Réveillon riots

From Wikipedia, the free encyclopedia
Jump to navigation Jump to search

The Réveillon riots between 26–29 April 1789[1] centered in the St. Antoine district of Paris where a factory which produced luxury wallpaper was owned by Jean-Baptiste Réveillon. The factory employed around 300 people.[2] The riots were one of the first instances of violence during the French Revolution. The factory where the riot took place was unusual in pre-revolutionary France as the factory was guild-free in an era where guilds controlled quality standards.

Protests began after rumors spread that the owner had made a speech stating that workers, many of whom were highly skilled, were to be paid lower wages and, as a result, there would be lower prices. Workers were concerned with food shortages, high unemployment, and low wages after a difficult winter in 1789. However, Réveillon was known for his benevolence towards the poor[3] and actually stated that bread prices should be brought down to those that people could afford (below 15 sous a day) but his comments were misinterpreted as wage restrictions. He made the comments on 21 April when the assembly of the Saint-Marguerite was discussing its Cahier which all Estates drew up before the Estates-General was to be called.

After informal protests on Sunday 26 April, groups of protesters congregated on the Île de la Cité and in the Faubourg Saint-Marcel [fr], Marais, and Faubourg Saint-Antoine the next day for a series of protest-marches. Though the first three marches - one of which targeted the Third Estate's Assembly of Electors - were resolved peacefully, confrontations between troops and participants in the fourth demonstration led to the outbreak of violence in the Faubourg Saint-Antoine that evening.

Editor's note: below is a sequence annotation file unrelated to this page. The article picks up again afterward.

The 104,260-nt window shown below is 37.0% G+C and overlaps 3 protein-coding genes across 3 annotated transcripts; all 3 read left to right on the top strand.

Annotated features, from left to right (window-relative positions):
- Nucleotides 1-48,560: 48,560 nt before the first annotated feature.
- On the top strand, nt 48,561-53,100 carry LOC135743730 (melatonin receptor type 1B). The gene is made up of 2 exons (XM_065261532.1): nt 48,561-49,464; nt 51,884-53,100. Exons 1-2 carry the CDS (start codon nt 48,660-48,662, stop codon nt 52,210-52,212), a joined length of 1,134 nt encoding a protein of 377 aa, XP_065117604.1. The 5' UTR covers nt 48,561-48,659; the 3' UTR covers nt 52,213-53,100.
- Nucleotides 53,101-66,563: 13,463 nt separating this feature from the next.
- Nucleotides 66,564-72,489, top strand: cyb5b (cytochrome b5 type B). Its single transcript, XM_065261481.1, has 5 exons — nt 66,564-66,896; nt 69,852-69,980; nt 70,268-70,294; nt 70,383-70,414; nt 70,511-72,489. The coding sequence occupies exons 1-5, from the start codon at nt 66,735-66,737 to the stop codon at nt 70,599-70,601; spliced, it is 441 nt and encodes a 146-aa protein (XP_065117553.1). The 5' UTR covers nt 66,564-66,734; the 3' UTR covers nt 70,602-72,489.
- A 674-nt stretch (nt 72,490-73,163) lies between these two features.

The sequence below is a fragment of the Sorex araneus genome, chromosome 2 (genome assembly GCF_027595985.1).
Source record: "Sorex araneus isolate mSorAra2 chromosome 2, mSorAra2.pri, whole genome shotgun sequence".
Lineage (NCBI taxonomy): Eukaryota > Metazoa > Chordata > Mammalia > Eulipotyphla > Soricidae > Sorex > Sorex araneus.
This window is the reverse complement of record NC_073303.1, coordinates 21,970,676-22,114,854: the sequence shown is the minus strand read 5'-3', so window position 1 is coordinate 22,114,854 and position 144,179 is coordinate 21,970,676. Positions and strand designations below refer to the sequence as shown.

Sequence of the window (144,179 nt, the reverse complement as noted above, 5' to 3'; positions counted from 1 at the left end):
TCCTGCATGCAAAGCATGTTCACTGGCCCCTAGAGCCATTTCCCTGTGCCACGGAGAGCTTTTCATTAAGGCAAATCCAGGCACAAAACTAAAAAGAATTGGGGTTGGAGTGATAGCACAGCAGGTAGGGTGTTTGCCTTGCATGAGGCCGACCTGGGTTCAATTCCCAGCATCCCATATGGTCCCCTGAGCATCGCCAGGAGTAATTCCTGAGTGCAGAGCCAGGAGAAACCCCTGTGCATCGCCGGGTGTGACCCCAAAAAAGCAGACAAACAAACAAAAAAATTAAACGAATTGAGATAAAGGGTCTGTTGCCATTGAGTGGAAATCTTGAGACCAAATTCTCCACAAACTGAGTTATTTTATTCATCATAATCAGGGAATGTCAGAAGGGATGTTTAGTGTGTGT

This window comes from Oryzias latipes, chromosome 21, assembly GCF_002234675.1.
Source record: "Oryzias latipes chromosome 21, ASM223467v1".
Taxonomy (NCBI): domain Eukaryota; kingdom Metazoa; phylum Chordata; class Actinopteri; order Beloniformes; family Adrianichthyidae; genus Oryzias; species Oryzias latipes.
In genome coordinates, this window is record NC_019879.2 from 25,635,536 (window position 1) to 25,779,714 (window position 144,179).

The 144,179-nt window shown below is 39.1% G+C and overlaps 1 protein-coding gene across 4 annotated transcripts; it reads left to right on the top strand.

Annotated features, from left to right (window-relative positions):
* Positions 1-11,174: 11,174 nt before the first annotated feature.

While the protesters did not manage to destroy the factory, which was being guarded by a group of around fifty troops, a factory owned by the saltpetre manufacturer Henriot was destroyed after he made similar comments.[4] However Réveillon's factory was destroyed a day later as was his home.[5] The riot killed 25 people[5] and wounded around the same number although rumour caused the casualty figures to be exaggerated. The French Guard were used to restore order.

See also[edit]

References[edit]

  • 'The Oxford History of the French Revolution' by William Doyle ISBN 0-19-285221-3
  1. ^ SafariX Textbooks Online – SafariX is now CourseSmart Archived 9 March 2007 at the Wayback Machine
  2. ^ Sir Archibald Alison (1848). History of Europe from the Commencement of the French Revolution in M.DCC.LXXXIX. to the Restoration of the Bourbons in M.DCCC.XV. 1 (7 ed.). W. Blackwood and sons. p. 357 – via Google Books, Ghent University.
  3. ^ Sir Archibald Alison (1848). History of Europe from the Commencement of the French Revolution in M.DCC.LXXXIX. to the Restoration of the Bourbons in M.DCCC.XV. 1 (7 ed.). W. Blackwood and sons. p. 358 – via Google Books, Ghent University.
  4. ^ "HugeDomains.com - PericlesPress.com is for sale (Pericles Press)". www.hugedomains.com. Retrieved 14 September 2020. Cite uses generic title (help)
  5. ^ a b Chronology of the French Revolution: 1789–1790 Archived 17 May 2006 at the Wayback Machine
  • Micah Alpaugh, "The Politics of Escalation in French Revolutionary Protest: Political Demonstrations, Nonviolence and Violence in the Grandes journées of 1789," French History 23, no. 3 (Fall 2009), 336–359.

External links[edit]